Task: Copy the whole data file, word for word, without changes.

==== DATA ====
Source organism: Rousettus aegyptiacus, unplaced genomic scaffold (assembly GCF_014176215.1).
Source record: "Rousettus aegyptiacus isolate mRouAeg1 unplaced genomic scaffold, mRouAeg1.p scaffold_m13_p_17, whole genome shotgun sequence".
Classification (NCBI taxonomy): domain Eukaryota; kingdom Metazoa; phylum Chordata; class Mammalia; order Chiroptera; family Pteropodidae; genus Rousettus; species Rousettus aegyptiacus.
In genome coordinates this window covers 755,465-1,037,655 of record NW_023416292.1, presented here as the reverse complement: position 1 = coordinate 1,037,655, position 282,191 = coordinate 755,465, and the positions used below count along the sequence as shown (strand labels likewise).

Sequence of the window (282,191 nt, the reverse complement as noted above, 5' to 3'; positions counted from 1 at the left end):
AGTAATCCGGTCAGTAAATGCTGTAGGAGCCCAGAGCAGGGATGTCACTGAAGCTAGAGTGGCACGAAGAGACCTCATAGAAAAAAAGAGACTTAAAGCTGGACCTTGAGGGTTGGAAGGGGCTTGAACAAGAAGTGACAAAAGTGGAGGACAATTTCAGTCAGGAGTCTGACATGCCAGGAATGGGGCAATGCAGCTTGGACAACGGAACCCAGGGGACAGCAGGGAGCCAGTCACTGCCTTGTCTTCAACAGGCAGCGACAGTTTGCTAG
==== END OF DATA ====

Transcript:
Source organism: Rousettus aegyptiacus, unplaced genomic scaffold (assembly GCF_014176215.1).
Source record: "Rousettus aegyptiacus isolate mRouAeg1 unplaced genomic scaffold, mRouAeg1.p scaffold_m13_p_17, whole genome shotgun sequence".
Classification (NCBI taxonomy): domain Eukaryota; kingdom Metazoa; phylum Chordata; class Mammalia; order Chiroptera; family Pteropodidae; genus Rousettus; species Rousettus aegyptiacus.
In genome coordinates this window covers 755,465-1,037,655 of record NW_023416292.1, presented here as the reverse complement: position 1 = coordinate 1,037,655, position 282,191 = coordinate 755,465, and the positions used below count along the sequence as shown (strand labels likewise).

Sequence of the window (282,191 nt, the reverse complement as noted above, 5' to 3'; positions counted from 1 at the left end):
AGTAATCCGGTCAGTAAATGCTGTAGGAGCCCAGAGCAGGGATGTCACTGAAGCTAGAGTGGCACGAAGAGACCTCATAGAAAAAAAGAGACTTAAAGCTGGACCTTGAGGGTTGGAAGGGGCTTGAACAAGAAGTGACAAAAGTGGAGGACAATTTCAGTCAGGAGTCTGACATGCCAGGAATGGGGCAATGCAGCTTGGACAACGGAACCCAGGGGACAGCAGGGAGCCAGTCACTGCCTTGTCTTCAACAGGCAGCGACAGTTTGCTAG